The Certificate of Authenticity
Each print is stamped on the back with Curio & Co.’s own verification
stamp. That stamp – which is kept under lock and key at the Curio &
Co. headquarters – lets you know that your piece has gone through Curio
& Co.’s rigorous verification process. Only one person in the world
has access to that stamp, so when you see it, you know you’ve got the real
deal right there.
Keeping A Catalog
We carefully catalog each piece in our archives, and once released, it will come with its own Certificate of Authenticity. This certificate provides all of the information a collector needs to do their own registration, and includes details about the rarity of the piece and information we’ve unearthed that the uninitiated won’t know. (Feel free to show off your extensive knowledge in front of your friends.) Finally, the certificate is embossed with the company’s seal, featuring our motto, “Ludus, Sinceritas, Novitas”.
Louis Smeedley, our Head of Archives, recommends you keep your certificate in a secure place such as a document safe, safety deposit box or combination-secured card catalog cabinet. (He’s fussy about protecting investments.)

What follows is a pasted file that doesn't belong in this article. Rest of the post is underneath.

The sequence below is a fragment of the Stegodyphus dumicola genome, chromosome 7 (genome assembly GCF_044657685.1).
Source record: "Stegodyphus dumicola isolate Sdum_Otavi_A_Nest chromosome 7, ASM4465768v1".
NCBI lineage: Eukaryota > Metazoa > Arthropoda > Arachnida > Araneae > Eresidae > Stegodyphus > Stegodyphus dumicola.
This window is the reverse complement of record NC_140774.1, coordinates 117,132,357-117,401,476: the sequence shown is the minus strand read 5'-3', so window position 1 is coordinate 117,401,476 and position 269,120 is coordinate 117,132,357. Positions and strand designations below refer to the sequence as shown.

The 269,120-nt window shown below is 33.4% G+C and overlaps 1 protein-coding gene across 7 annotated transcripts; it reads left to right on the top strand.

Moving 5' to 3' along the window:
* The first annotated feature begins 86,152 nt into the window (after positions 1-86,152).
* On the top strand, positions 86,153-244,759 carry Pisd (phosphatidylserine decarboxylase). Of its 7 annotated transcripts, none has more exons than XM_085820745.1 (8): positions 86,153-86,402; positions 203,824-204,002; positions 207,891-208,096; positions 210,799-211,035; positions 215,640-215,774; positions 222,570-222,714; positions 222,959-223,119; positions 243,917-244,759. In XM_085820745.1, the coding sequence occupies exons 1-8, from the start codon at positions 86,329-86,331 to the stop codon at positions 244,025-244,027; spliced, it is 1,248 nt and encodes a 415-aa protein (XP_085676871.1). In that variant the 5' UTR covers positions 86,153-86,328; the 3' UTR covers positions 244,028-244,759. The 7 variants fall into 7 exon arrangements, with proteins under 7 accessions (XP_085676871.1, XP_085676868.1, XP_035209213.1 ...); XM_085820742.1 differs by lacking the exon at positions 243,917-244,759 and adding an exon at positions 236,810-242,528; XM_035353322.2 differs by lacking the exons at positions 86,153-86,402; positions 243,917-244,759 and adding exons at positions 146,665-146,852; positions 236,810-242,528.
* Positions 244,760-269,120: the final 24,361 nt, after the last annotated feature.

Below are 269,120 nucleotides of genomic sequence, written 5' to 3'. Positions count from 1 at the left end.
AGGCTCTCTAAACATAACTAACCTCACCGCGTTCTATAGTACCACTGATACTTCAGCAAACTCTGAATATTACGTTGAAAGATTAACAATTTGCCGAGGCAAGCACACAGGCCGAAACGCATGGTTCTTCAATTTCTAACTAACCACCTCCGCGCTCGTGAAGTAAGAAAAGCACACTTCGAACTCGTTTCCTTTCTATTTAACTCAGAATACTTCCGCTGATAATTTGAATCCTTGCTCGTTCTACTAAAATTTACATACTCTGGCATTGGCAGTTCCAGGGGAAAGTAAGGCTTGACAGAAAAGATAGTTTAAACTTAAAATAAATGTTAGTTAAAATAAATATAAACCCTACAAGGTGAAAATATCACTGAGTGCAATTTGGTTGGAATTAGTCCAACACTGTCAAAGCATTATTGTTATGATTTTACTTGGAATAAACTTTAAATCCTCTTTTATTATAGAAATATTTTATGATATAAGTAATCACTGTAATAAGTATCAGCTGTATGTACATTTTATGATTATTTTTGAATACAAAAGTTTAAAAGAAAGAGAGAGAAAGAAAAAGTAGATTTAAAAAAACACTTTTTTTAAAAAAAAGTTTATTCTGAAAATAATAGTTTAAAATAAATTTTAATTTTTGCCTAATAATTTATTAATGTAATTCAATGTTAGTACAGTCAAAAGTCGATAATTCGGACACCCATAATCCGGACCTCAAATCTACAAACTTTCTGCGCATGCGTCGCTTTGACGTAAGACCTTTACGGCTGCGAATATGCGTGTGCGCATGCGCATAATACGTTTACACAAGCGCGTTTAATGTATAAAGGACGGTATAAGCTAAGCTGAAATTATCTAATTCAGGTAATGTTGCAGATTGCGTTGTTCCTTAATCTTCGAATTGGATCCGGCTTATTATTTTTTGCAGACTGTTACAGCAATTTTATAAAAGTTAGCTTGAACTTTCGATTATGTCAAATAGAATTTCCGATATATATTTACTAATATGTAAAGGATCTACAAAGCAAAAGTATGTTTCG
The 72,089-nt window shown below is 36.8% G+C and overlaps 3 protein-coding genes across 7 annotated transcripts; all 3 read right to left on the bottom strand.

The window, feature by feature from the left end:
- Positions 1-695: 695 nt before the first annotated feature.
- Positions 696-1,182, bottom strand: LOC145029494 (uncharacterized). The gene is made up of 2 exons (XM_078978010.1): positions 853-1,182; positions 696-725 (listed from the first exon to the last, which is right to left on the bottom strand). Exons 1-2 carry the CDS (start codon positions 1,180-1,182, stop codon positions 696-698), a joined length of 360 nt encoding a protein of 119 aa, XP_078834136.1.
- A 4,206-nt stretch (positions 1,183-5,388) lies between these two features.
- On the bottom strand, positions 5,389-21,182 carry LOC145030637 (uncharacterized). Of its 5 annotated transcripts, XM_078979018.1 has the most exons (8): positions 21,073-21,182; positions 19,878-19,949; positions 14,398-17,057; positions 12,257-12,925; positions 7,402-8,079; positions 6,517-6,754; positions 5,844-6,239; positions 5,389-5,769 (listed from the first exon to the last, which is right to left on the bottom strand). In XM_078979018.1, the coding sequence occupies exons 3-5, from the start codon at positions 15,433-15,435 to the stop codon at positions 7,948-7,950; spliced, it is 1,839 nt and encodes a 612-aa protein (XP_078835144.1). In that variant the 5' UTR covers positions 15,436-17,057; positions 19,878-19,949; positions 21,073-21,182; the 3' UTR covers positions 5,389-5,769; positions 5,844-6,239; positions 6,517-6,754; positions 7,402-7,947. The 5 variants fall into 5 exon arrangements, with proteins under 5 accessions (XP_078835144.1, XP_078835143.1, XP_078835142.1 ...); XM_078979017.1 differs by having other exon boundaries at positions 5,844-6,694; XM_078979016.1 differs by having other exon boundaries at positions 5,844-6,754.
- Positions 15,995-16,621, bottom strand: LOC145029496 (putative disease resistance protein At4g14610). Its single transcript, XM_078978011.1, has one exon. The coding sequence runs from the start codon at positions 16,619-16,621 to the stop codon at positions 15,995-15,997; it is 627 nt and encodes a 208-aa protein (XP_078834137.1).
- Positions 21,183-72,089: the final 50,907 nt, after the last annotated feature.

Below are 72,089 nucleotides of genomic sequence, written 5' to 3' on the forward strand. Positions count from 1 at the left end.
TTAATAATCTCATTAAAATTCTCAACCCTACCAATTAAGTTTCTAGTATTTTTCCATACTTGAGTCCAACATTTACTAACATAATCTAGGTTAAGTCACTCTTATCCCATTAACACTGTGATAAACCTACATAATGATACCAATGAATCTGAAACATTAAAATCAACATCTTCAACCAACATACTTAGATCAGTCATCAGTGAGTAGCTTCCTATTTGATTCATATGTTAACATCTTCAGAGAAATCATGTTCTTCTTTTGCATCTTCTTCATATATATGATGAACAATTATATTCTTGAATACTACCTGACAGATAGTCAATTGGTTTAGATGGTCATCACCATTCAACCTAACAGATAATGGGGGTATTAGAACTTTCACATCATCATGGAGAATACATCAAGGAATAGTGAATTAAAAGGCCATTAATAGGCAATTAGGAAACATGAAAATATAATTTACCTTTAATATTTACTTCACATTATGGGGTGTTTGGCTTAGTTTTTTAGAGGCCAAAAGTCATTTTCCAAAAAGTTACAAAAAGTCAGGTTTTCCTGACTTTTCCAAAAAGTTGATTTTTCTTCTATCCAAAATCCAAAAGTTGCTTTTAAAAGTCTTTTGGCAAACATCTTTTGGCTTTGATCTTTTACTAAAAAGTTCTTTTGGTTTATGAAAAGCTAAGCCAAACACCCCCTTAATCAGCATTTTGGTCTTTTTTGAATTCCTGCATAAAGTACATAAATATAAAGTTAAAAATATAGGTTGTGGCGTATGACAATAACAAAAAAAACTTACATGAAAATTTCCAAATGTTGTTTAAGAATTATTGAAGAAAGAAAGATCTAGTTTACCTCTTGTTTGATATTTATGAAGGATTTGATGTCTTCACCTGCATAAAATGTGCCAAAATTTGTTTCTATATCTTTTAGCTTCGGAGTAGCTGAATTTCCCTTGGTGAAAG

The recipe for simulated gold flakes is about the best kept secret in soft drink...
Monday, Aug 25, 2014
by Ned Wazowski
Nostalgia at its stickiest.
Cotton Candy is a delightful summertime treat, and one that seems to sum up a lot of summer experiences. From a distance, it’s big and bold and commands a lot of attention – the same way summer vacations loom large in our anticipation and are the subjects of so many of our daydreams. It is available at so many summer destinations and it’s perfect for sharing. But alas, just like summer trips to the beach or summer tans or even a summer fling, the cotton candy melts away too soon and you’re left with air where your summer dreams once were.
Spun sugar, the precursor to cotton candy, was high class when it first appeared in Europe in the 18th century. It was spun by hand back then and was so labor intensive that it wasn’t available to us common folks. However, once machine-spun cotton candy was invented in 1897 – by a dentist no less – wider audiences got a taste of the sweet stuff.
At the St. Louis World’s Fair where cotton candy was first introduced in 1904, a box of the stuff (then called fairy floss) cost nearly half the price of admission to the fair itself. Today you can find cotton candy at county fairs, circus tents, amusement parks and vendors along the boardwalk in a variety of colors. And sure, you’re just eating pure sugar, but it’s far less sugar than a soft drink, so as summertime treats go, it’s not that bad.
Cotton candy contains summer magic. How else can you explain that it looks like cotton wool but melts on your tongue like a snowflake?
Image:Heinz Family Fund/Carnegie Museum of Art
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